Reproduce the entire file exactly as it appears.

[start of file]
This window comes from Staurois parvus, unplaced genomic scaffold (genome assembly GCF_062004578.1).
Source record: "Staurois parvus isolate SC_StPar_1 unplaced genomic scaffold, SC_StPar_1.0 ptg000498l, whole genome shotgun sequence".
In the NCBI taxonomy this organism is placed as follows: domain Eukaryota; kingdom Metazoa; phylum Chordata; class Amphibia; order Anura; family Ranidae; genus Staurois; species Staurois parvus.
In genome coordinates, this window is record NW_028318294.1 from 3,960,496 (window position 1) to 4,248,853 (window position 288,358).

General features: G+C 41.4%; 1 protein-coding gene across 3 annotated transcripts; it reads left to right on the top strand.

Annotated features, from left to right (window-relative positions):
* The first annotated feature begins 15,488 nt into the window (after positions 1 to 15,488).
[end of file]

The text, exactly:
This window comes from Staurois parvus, unplaced genomic scaffold (genome assembly GCF_062004578.1).
Source record: "Staurois parvus isolate SC_StPar_1 unplaced genomic scaffold, SC_StPar_1.0 ptg000498l, whole genome shotgun sequence".
In the NCBI taxonomy this organism is placed as follows: domain Eukaryota; kingdom Metazoa; phylum Chordata; class Amphibia; order Anura; family Ranidae; genus Staurois; species Staurois parvus.
In genome coordinates, this window is record NW_028318294.1 from 3,960,496 (window position 1) to 4,248,853 (window position 288,358).

General features: G+C 41.4%; 1 protein-coding gene across 3 annotated transcripts; it reads left to right on the top strand.

Annotated features, from left to right (window-relative positions):
* The first annotated feature begins 15,488 nt into the window (after positions 1 to 15,488).